Changing this one habit can help protect the environment

05 June 2018 - 07:00 By Ernest Mabuza
Plastic piles up on a beach.
Plastic piles up on a beach.
Image: Gallo Images/iStock

People should think twice about accepting single-use plastic items - usually used for less than 20 minutes before being thrown away - which flood landfills and end up in the ocean.

This is the message that the World Wide Fund for Nature (WWF) has issued to coincide with World Environment Day 2018 on Tuesday. The annual event has been themed #BeatPlasticPollution.

The organisation said the around eight million tonnes of plastics were dumped into the sea across the world every year - the equivalent to a full truck-load of rubbish every minute.

It said that while plastic had many valuable uses‚ people had become over-reliant on single-use or disposable plastic‚ which had severe consequences for the environment. Our oceans and our health were particularly severely affected.

John Duncan‚ head of WWF South Africa’s Marine Programme‚ said people had spent centuries extracting and consuming the planet’s resources and then simply discarding what was leftover into the ocean or landfills.

“Not too surprisingly‚ our natural ecosystems are now reaching the point where they can no longer absorb our waste and we are starting to witness natural feedback cycles in the form of climate change‚ species extinctions and oceans increasingly teeming with more plastic than fish in volume‚” Duncan said.

He said while many people thought that recycling was the answer‚ this was something of a misnomer.

“Although South Africa has a growing recycling sector‚ the reality is that due to poor economic returns or the non-recyclability of a number of types of plastics‚ a large percentage of the plastic that you use will never be recycled‚ even if you put it in your recycling bin.”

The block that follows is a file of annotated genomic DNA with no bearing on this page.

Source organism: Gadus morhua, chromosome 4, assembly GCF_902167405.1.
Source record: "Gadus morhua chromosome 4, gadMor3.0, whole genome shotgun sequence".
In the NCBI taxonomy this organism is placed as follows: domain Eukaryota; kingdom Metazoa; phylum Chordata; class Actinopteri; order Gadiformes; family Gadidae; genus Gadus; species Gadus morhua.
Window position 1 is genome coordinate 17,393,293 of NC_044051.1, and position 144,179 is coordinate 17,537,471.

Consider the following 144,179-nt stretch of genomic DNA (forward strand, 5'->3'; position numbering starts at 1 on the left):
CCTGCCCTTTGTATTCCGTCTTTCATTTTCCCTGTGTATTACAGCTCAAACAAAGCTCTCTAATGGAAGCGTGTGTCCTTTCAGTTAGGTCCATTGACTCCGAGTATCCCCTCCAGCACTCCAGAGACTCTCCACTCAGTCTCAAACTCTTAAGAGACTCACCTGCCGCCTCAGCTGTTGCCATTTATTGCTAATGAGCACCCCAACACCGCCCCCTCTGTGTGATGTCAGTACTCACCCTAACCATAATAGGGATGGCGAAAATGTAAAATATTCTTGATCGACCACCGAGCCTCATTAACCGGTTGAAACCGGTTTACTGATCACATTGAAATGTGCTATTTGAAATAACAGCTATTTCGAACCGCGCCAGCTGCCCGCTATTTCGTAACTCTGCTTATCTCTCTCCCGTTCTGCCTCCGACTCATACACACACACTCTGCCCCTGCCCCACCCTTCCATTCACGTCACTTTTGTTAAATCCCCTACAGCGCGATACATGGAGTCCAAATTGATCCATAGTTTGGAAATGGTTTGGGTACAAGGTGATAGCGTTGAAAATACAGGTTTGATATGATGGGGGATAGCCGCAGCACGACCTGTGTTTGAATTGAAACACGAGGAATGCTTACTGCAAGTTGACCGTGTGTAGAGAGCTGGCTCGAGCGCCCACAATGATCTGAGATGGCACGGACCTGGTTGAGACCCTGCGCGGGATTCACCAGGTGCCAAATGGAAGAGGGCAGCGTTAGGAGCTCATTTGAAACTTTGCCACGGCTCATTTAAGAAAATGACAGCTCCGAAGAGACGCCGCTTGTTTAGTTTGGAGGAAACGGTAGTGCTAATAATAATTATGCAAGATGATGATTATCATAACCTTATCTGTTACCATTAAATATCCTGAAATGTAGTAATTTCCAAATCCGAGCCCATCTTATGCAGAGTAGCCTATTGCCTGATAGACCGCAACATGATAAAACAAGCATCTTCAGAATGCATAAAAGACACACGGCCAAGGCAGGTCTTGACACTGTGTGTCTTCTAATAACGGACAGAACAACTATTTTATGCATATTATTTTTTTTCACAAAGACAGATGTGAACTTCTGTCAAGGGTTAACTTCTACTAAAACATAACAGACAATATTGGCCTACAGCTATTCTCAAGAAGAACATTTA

He said plastic items such as straws‚ coffee cup lids‚ earbuds‚ individual sweet wrappers‚ plastic cutlery‚ stirrers and shopping bags were generally used for less than 20 minutes before they were thrown away.

Duncan said as it was highly unlikely that they would be recycled‚ they were likely to outlive people by a couple of hundred years.

Our natural ecosystems are now reaching the point where they can no longer absorb our waste.

“The next time you are offered one of these items‚ take a second to think about whether you really need it‚ or if you can find another way of way of consuming your drink or carrying your coffee and shopping‚” Duncan said.

A study has found that out of the 20 offenders‚ South Africa is the 11th worst in the world when it comes to releasing plastic waste into the sea - higher than India and Brazil.

Another found that 94% of all beach litter in South Africa is made from plastic‚ of which 77% is packaging.

World Environment Day began in 1974 and is used by the United Nations to encourage global awareness and action for protecting our environment.

This year‚ the UN is encouraging member states to focus on reducing single-use plastics as half of all consumer plastics are designed to be used only once.

The UN is also calling for improving waste management as one third of all plastics escape from collections systems.


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